DPA Partner Susan Burton, founder and executive director of A New Way of Life Reentry Project visited Portugal and shared her personal perspective on the urgent need for drug decriminalization in an op-ed. She says, “Last year I visited Portugal as part of a delegation of advocates led by the Drug Policy Alliance. In 2001, that country introduced a comprehensive program in response to its own overdose crisis that decriminalized small amounts of drugs for personal use. Since then, overdose deaths, HIV infections, problematic drug use, and incarceration for drug-related offenses have dropped to among the lowest rates in Europe, while the number of people voluntarily entering treatment has dramatically increased.
As I met with public health officials, visited treatment facilities, and heard from law enforcement agents, as well as current and former drug users, what struck me most was the humanity of this approach. The focus is on supporting people and their health instead of demonizing the illness and punishing the related behavior.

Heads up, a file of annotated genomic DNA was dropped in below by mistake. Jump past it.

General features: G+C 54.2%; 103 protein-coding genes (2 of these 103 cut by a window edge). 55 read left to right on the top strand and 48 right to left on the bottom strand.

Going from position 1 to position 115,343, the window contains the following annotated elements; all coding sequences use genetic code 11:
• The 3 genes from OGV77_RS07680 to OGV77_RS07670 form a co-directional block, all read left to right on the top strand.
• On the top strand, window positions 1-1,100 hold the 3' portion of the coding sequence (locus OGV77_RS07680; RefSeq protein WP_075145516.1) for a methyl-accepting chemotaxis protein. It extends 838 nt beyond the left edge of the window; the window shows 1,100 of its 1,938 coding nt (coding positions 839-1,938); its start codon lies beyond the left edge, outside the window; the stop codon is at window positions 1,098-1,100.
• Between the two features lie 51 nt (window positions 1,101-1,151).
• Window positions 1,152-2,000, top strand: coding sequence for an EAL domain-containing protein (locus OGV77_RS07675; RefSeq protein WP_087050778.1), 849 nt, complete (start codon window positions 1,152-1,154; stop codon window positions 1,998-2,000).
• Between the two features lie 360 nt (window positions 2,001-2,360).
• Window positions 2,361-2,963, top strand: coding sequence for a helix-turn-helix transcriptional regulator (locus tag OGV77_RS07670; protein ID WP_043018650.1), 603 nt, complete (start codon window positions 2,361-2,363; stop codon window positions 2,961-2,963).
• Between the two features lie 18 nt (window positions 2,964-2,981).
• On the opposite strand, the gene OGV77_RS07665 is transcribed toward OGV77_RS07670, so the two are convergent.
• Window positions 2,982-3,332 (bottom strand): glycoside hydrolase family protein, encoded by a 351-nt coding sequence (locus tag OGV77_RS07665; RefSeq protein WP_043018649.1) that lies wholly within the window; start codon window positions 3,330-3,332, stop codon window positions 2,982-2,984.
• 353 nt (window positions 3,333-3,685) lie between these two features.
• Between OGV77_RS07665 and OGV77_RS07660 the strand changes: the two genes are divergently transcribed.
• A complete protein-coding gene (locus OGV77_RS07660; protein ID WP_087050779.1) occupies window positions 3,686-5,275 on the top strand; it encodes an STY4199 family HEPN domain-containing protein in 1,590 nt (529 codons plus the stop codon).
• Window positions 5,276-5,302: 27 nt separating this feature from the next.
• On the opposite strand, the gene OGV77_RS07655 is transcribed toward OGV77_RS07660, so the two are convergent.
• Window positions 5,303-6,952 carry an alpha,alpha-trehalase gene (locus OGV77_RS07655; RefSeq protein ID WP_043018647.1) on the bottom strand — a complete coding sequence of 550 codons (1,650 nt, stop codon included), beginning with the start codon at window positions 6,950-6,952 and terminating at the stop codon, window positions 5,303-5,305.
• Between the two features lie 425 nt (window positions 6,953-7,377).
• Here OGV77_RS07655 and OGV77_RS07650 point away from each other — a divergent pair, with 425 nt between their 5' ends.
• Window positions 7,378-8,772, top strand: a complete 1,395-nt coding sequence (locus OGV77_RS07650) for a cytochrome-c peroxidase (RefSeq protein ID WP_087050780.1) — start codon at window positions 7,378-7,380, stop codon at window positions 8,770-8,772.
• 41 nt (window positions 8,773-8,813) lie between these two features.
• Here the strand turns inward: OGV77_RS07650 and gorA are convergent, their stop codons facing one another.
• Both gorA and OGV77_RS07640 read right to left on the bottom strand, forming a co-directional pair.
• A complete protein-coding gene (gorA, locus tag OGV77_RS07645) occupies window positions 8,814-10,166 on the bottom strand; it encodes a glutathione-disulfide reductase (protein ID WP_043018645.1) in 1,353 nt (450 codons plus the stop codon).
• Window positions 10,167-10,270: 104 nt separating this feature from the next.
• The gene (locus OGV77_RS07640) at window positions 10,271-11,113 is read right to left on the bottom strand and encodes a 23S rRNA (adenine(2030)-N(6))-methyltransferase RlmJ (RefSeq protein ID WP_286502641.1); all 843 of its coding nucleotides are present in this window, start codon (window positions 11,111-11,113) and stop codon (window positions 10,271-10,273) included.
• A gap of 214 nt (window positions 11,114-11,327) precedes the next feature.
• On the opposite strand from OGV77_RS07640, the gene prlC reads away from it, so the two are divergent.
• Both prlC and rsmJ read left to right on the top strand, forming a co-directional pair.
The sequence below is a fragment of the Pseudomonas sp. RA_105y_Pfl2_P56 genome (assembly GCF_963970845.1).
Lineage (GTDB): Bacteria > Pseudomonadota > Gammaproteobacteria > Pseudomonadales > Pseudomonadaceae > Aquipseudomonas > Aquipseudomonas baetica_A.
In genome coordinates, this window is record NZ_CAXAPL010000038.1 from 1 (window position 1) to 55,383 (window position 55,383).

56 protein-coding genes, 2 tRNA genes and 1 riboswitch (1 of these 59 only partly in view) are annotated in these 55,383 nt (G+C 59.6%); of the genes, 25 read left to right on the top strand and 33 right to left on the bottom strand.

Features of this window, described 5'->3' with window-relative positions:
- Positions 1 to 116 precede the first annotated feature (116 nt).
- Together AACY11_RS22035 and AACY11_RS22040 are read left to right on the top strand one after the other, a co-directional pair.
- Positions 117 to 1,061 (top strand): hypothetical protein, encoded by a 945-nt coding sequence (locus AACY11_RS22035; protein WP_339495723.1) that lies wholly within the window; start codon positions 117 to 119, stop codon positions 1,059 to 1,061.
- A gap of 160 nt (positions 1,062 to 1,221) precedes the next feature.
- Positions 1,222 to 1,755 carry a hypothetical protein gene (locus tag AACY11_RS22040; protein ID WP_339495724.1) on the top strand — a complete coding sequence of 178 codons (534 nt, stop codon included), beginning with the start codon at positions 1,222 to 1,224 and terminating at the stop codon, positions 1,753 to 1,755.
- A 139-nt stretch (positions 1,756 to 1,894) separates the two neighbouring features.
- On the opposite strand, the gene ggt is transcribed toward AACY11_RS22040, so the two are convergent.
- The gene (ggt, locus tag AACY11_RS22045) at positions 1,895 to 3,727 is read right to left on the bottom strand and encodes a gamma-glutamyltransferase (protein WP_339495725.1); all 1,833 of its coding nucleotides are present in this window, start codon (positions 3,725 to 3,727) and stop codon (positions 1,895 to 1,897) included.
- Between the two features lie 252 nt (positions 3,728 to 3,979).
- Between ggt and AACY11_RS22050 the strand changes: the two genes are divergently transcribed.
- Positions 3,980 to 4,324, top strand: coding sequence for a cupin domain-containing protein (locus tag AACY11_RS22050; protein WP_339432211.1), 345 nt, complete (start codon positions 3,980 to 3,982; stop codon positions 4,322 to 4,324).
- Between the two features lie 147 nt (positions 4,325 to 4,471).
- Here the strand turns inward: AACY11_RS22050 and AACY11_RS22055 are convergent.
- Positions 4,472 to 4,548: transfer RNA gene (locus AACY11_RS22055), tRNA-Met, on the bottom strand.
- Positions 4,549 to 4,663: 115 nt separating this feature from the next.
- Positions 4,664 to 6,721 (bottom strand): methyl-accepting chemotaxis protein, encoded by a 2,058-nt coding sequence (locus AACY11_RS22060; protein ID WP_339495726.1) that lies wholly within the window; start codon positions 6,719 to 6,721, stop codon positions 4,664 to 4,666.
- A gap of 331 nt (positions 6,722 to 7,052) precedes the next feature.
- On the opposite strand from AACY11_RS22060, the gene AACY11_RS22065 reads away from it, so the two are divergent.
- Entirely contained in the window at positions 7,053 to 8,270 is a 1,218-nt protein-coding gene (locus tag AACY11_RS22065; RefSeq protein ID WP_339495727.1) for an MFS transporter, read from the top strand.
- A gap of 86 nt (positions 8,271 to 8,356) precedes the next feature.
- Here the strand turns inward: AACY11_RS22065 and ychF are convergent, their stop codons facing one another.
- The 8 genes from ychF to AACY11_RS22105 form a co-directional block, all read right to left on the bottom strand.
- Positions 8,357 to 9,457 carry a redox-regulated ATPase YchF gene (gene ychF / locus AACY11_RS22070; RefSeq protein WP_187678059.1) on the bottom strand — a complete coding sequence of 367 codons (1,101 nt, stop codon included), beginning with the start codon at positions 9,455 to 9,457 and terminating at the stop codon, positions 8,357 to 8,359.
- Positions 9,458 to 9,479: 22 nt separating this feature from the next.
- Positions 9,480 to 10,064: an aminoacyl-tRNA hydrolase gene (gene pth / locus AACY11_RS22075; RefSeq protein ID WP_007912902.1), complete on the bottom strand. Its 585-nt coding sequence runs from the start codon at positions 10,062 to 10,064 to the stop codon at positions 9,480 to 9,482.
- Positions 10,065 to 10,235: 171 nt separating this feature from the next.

Our approach in the U.S. not only seems barbaric in contrast, but it is clearly not working. We need put an end to the mass arrests, harsh sentencing, and restricted access to affordable treatment and health care, and start focusing on what matters: helping people.”
“420, 4:20, or 4/20 (pronounced four-twenty) is slang in cannabis culture for the consumption of cannabis, especially smoking cannabis around the time 4:20 p.m. (or 16:20 in 24-hour notation) and also refers to cannabis-oriented celebrations that take place on annually on April 20 (which is 4/20 in U.S. form).
In 1971, five high school students – Steve Capper, Dave Reddix, Jeffrey Noel, Larry Schwartz, and Mark Gravich – in San Rafael, California, calling themselves the Waldos because “their chosen hang-out spot was a wall outside the school”, used the term in connection with a 1971 plan to search for an abandoned cannabis crop that they had learned about, based on a treasure map made by the grower. The Waldos designated the Louis Pasteur statue on the grounds of San Rafael High School as their meeting place, and 4:20 p.m. as their meeting time. The Waldos referred to this plan with the phrase “4:20 Louis”. After several failed attempts to find the crop, the group eventually shortened their phrase to simply “4:20”, which ultimately evolved into a code-word that the teens used to mean consuming cannabis.